Genomic DNA anomalies are important biomarkers and drug targets in many cancer types.
DNA in-situ hybridization (ISH) is the standard method to directly visualize these molecular alterations, but currently available fluorescent ISH (FISH) assays provide limited morphological detail due to the use of fluorescent nuclear staining as compared to chromogenic staining. Furthermore, FISH techniques rely on fluorescence microscopes, risk the loss of fluorescent signal over time, and involve imaging at high magnifications. There is thus an unmet need for a sensitive and robust chromogenic DNA ISH assay that can enable high-resolution detection of genomic DNA targets with the ease of bright-field microscopy.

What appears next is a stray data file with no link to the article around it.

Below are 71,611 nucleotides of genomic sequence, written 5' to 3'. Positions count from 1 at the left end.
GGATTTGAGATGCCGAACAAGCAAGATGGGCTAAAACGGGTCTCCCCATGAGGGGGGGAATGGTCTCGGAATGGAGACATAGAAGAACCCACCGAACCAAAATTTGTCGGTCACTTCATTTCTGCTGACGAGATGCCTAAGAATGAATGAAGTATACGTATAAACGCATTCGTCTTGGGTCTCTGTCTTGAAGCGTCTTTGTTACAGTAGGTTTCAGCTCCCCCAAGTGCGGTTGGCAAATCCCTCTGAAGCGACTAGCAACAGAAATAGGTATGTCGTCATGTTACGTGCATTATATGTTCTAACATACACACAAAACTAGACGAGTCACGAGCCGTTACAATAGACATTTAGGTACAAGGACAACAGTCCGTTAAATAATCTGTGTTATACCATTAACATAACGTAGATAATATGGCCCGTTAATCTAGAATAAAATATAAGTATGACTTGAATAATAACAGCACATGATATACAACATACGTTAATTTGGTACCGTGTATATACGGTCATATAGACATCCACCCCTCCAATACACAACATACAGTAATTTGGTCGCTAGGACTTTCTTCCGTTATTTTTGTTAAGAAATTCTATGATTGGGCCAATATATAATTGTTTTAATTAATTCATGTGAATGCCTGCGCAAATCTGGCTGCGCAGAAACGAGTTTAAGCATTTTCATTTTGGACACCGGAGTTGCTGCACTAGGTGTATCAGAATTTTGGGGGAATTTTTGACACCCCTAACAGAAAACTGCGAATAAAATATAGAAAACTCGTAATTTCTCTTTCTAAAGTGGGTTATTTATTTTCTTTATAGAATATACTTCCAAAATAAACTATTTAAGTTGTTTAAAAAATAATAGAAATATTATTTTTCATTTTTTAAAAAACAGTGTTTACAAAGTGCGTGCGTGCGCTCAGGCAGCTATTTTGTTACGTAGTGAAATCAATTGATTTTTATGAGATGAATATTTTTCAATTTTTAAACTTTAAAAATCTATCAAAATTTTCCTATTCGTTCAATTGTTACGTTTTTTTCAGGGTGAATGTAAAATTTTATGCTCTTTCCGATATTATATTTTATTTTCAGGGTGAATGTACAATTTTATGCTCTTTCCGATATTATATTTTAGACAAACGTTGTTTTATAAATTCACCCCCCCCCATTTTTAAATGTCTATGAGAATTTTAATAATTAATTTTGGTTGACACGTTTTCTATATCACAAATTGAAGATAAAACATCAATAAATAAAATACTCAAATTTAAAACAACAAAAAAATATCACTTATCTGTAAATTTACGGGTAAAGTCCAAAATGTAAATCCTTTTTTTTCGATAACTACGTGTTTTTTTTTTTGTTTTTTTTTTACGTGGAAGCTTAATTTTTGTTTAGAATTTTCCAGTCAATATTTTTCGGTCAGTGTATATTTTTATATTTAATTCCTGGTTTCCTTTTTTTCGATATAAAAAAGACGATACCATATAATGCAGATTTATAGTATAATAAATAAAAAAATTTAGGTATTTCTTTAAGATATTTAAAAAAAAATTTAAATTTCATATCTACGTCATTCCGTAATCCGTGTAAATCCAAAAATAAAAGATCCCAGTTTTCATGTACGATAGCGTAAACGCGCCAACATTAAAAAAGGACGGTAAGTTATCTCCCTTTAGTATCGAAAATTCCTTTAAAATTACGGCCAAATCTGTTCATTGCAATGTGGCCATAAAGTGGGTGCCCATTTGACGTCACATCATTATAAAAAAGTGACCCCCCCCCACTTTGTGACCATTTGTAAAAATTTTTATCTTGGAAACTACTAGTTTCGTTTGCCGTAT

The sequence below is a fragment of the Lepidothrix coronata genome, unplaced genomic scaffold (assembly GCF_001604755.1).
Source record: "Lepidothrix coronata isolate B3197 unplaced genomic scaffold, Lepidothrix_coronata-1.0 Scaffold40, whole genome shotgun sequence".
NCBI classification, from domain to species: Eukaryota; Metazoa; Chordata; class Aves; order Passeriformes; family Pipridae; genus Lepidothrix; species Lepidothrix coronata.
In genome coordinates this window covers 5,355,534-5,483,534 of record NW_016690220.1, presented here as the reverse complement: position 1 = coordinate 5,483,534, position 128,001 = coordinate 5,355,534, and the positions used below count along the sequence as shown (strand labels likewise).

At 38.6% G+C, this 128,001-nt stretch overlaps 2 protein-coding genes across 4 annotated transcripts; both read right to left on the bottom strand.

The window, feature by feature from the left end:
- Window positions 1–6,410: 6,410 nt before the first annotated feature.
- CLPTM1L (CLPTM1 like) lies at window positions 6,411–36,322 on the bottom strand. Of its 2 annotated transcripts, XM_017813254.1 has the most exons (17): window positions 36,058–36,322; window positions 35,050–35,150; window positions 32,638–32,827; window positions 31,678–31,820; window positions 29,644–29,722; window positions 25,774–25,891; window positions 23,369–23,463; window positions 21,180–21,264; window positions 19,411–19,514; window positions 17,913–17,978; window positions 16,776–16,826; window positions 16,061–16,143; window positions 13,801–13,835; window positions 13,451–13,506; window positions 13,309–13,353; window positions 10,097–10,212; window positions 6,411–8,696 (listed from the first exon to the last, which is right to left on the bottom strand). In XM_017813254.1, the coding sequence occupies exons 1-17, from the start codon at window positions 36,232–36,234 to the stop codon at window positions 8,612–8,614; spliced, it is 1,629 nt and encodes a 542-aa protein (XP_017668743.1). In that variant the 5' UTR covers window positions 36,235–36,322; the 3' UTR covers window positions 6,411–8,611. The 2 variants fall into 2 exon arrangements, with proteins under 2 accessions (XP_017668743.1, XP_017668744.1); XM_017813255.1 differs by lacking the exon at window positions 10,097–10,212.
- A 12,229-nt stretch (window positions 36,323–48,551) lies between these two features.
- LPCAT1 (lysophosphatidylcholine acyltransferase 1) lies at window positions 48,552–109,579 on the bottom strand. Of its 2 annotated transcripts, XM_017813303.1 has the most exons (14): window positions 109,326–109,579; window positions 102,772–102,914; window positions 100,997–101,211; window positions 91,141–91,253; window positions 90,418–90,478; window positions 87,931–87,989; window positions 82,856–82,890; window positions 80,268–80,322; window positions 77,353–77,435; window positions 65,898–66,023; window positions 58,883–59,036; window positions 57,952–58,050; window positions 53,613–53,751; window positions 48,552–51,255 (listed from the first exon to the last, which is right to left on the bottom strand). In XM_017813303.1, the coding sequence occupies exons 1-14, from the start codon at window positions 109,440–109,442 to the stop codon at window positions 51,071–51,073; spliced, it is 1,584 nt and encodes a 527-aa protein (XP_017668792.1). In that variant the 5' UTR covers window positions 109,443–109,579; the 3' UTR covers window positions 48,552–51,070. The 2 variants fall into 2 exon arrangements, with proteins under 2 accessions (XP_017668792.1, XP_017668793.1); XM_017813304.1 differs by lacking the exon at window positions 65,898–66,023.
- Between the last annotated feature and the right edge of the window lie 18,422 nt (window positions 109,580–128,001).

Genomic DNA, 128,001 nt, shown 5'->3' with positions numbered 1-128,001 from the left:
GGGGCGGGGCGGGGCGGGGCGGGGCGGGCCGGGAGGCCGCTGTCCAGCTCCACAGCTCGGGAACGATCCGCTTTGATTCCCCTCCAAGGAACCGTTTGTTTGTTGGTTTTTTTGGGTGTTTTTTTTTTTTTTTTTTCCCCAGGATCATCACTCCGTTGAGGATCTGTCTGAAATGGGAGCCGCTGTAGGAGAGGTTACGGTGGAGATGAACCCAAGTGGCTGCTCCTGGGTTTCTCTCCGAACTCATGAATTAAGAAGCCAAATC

This white paper from ACD compares DNAscope — a novel chromogenic DNA ISH assay — to traditional ISH assays for cancer research applications, finding DNAscope to reliably detect various chromosomal structural aberrations at single-gene resolution with high sensitivity and specificity without requiring specialized lab equipment or personnel.
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